Imagine going for a physical and after checking your pulse, the doctor pronounces you in tip-top condition. No checking your blood pressure or respiration; no examination of your heart, vision, hearing or reflexes; no lab work, or x-rays, etc.
“Trust me, everything is fine,” the doctor says.
If you believe that having a strong pulse is all you need to ensure your entire body is healthy, you would leave the doctor’s office with a false sense of security that all is well, when, in reality, a serious disease may be lurking undetected.
Gov. Gretchen Whitmer’s 2022 campaign funds have grown to about $12.6 million after raking in $3.1 million between July 21 and Oct. 20.
The Democratic governor has continued claiming an exemption to accept contributions above the state-imposed limit of $7,150 from an individual throughout the entire election cycle. Whitmer’s campaign says it can do this, citing a loophole by which donors may exceed campaign funding limits if their candidate of choice is facing a recall election. Despite several past recalls against the governor over the past three years, none are currently active.
The GOP has challenged this strategy in court, where an Oct. 13 court filing suggests roughly $3.4 million in excess donations must be returned or given to a charity since no recalls are active. New large contributions include Whitmer’s father, Richard Whitmer ($40,000), billionaire George Soros ($25,000), and Vice-Chair of the Detroit Pistons Arn Tellem ($25,000).
Hundreds of people concerned about the integrity of the Nov. 2020 election gathered outside the Michigan Capitol Thursday to protest and deliver roughly 7,000 affidavits claiming fraud and demanding a forensic audit.
Michigan Conservation Coalition spokesperson Matt Seely said thousands of Michigan voters have questioned the integrity of the 2020 election.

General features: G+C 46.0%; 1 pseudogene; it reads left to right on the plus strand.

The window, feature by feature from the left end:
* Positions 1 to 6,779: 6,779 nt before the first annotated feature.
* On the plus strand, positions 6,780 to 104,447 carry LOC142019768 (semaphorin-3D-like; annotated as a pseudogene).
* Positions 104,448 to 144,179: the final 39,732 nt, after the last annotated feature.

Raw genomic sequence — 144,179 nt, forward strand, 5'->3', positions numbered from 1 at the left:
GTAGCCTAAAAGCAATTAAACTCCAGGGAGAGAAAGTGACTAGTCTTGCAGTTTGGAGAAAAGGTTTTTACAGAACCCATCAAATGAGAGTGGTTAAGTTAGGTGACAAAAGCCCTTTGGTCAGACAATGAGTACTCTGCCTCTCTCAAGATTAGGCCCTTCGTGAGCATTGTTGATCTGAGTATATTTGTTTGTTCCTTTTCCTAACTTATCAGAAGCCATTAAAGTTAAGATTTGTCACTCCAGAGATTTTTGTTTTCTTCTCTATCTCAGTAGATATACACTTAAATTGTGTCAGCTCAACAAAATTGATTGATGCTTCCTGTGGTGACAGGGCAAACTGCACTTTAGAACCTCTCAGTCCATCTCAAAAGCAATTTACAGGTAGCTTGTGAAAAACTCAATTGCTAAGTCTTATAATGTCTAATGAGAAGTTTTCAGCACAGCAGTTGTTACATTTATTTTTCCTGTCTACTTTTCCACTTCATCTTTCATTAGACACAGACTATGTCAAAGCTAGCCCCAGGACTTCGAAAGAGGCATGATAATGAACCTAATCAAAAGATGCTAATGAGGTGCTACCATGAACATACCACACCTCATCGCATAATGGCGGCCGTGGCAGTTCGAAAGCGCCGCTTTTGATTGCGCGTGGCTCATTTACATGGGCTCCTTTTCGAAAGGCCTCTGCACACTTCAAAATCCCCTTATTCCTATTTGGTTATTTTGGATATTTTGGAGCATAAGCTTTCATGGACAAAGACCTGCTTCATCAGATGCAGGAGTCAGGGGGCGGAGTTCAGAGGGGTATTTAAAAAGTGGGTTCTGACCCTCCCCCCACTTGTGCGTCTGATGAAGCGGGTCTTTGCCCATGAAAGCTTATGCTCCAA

“If we do a deep-dive forensic audit similar to Arizona, it will do either one of two things. It will prove that all of the politicians who say there’s nothing to see there, that they were right. Or it will prove that there’s a big problem with the integrity of our elections and that we need to address it in a major way,” he told The Center Square in a phone interview.
As early in-person voting began Monday, December 14, for the general election run-off of two U.S. Senate seats in Georgia, significant changes for absentee ballot signature verification and drop boxes put into place by Secretary of State Brad Raffensperger and the State Election Board without the state legislature’s approval are still in place.
Meanwhile, registered voters “mailing” an absentee ballot for the general election run-off for the federal offices started more than three weeks ago on November 18, according to Georgia’s election calendar.
Requests for absentee ballots are up by nearly one million compared to 2016, an increase of 350 percent, according to the Michigan Secretary of State.
Compared to this time in 2016 — 35 days before the primary election —the number of applications for absentee ballots is up by 945,605. Michigan has issued nearly 1,006,000 ballots compared to just 283,731 in 2016. More than 35,000 have already been returned, compared to the a little more than 23,800 four years ago.
President Trump slammed Michigan Secretary of State Jocelyn Benson on Wednesday, calling her a “rouge” official and threatening to withhold federal funding.
Trump originally tweeted that Michigan was planning to send absentee ballots to all of its residents, adding that “this was done illegally and without authorization by a rogue Secretary of State. I will ask to hold up funding to Michigan if they want to go down this Voter Fraud path,” according to Politico.